Rap star A$AP Ferg describes becoming an entrepreneur in junior high school, learning from his dad, and the 4 things he put on his first business cards
- A$AP Ferg, whose given name is Darold Ferguson, has gained fame as a rapper with a string of hit solo records and as part of A$AP Mob, but his business interests stretch far beyond music.
- Ferguson started his first business selling T-shirts in junior high school, and made shirts for music artists like Jadakiss after being taught silk-screen printing by his father.
- "I think first you just need to experiment and get into different things," Ferguson told Business Insider. "The first five things you may do might not even be what you're going to wind up doing."
- Ferguson has worked with brands like Adidas and Tiffany & Co., and is launching a new collaboration with bike company Redline on June 14.
Darold Ferguson is an idea guy.
Most in the wider public know Ferguson by his rap moniker, A$AP Ferg, and the hit songs he's made both as a solo artist and with his New York-based crew, A$AP Mob. But within the industry, Ferguson is known for the breadth of projects and businesses he's been involved in, which stretch from fashion to music to art (his latest painting was a self-portrait that pictured a fried egg to represent his brain on drugs).In fact, 30-year-old Ferguson started his first business way back in junior high school, he told Business Insider in a recent, wide-ranging interview.
"I'd have kids bring their T-shirt, I'd draw on it, and I'd charge them like $30 a drawing," Ferguson said. He did that for about a year until he started wanting to make more money, and his father, who ran a clothing boutique and created logos for the likes of Bad Boy Records, taught him how to silk screen print.
"He had kidney failure and he started getting sick and stuff so he taught me the trade," he said of his father, who died when Ferguson was a teenager.
Ferguson sold T-shirts to many music artists, including rapper Jadakiss, though he admitted he messed up Jadakiss' order one time because he didn't let the shirts dry properly. Still, the business was generally a success.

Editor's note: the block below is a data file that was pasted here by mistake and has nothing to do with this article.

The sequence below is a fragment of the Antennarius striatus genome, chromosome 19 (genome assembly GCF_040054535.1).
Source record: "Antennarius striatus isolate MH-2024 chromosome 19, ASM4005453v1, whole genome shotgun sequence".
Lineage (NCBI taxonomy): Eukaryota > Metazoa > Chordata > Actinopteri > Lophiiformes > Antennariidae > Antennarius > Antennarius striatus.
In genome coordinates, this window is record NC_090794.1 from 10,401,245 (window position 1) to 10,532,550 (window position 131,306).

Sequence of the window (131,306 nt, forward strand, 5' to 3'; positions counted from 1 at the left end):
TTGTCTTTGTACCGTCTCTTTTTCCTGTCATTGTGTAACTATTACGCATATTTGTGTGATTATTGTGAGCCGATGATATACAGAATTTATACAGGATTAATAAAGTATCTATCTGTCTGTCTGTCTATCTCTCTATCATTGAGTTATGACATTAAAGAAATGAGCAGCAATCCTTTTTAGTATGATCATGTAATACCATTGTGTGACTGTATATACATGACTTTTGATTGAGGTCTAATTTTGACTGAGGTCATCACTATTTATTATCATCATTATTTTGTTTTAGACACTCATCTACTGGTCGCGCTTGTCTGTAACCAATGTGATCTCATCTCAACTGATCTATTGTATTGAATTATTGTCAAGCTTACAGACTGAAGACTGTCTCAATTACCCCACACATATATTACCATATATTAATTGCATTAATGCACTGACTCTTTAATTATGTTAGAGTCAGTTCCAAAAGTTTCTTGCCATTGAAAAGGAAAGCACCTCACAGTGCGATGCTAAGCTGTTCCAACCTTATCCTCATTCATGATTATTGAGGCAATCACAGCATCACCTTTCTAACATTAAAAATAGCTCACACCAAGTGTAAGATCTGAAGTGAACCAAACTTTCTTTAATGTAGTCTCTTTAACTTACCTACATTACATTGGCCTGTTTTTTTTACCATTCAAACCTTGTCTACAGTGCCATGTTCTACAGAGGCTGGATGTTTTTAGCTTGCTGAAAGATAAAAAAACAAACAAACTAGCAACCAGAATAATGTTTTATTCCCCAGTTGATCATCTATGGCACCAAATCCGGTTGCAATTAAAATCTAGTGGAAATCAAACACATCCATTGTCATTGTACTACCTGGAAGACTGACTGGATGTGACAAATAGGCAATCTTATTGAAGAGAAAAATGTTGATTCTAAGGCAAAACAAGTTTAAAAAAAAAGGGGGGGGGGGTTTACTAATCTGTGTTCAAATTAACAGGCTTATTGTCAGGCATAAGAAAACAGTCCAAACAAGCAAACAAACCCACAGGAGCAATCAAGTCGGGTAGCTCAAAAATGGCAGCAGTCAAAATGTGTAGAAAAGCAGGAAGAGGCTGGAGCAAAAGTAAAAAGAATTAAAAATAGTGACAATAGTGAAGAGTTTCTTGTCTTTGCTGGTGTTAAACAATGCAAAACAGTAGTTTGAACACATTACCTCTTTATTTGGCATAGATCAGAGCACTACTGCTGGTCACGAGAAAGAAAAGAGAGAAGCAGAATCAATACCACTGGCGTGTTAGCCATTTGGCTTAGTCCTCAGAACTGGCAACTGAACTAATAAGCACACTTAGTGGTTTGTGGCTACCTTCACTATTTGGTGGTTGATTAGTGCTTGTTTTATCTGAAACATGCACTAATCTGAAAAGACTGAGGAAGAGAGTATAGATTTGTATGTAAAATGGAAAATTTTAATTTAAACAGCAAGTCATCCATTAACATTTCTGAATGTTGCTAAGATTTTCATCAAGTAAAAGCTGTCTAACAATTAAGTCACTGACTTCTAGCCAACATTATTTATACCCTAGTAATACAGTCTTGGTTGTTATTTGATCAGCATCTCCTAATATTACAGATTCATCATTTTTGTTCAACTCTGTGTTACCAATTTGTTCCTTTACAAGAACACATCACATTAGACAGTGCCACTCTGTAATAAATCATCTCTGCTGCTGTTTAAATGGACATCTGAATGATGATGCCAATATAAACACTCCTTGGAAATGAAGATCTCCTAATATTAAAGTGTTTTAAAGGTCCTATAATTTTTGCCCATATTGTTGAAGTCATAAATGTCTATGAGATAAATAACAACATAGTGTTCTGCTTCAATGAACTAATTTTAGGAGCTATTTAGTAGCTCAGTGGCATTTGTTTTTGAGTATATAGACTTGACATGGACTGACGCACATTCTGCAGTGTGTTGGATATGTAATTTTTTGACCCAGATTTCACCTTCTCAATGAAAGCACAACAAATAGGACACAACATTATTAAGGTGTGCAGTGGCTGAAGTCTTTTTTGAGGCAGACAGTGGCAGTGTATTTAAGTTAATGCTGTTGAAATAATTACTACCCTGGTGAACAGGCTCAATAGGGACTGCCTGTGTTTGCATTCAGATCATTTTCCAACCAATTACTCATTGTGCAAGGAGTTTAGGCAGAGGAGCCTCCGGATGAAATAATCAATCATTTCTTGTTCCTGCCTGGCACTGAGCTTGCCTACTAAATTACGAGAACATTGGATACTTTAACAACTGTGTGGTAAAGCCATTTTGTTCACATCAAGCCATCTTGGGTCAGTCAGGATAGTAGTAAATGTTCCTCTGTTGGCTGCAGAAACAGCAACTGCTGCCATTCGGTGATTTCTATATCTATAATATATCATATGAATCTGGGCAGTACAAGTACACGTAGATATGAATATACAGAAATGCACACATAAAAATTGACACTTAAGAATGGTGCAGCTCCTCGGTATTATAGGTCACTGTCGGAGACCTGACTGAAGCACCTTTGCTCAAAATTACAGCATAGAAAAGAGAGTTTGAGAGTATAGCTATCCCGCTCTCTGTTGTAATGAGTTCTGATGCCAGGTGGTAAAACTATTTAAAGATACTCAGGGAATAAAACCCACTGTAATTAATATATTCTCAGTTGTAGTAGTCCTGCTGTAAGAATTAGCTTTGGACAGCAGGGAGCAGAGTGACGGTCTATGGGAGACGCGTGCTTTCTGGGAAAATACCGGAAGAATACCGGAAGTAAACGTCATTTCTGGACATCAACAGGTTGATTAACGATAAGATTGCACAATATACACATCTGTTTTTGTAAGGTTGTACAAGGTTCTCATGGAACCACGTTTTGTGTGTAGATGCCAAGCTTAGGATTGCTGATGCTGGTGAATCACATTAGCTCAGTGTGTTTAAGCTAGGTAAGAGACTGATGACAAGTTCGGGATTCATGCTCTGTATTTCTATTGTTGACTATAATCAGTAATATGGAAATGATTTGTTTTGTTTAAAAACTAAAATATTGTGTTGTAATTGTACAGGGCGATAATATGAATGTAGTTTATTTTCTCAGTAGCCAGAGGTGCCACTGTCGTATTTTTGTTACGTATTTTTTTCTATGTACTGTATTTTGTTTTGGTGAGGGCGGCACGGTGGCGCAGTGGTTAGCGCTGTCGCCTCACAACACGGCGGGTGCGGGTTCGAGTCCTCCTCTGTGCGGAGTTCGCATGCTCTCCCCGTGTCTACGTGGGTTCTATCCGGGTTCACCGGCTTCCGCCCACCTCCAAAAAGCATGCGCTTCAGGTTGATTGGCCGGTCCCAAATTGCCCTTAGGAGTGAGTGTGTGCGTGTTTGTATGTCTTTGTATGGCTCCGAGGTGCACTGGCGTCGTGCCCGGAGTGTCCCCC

"I never had less than $400 in my pocket," he said.
But as a teenager, Ferguson, who attended art and design school, had other ambitions as well. He ordered business cards that said he designed jewelry, did silk screening, created logos, and was a rapper. One of his friends told him that no one would take him seriously when he was trying to do so many things at once, but Ferguson disagreed."I think first you just need to experiment and get into different things," he said. "The first five things you may do might not even be what you're going to wind up doing."
Still, Ferguson himself admits he might have had too many ideas.
"Do I try to become a gymnast?" he recalled asking himself. "I had a phase of that."
Now that Ferguson has had such runaway success as a rapper, he's been able to revisit his varied passions, he said. He has his own fashion company, Traplord, and has also worked with brands like Adidas, where he had a shoe line; and Tiffany & Co., for which he was a brand ambassador. On June 14, he's launching a collaboration with bike company Redline - another of his passions, as evidenced by the video for his hit song, "Plain Jane."
"It's embedded in me to do different things," he said. "Now I've got the platform to do everything I want to do and what I dreamed of doing."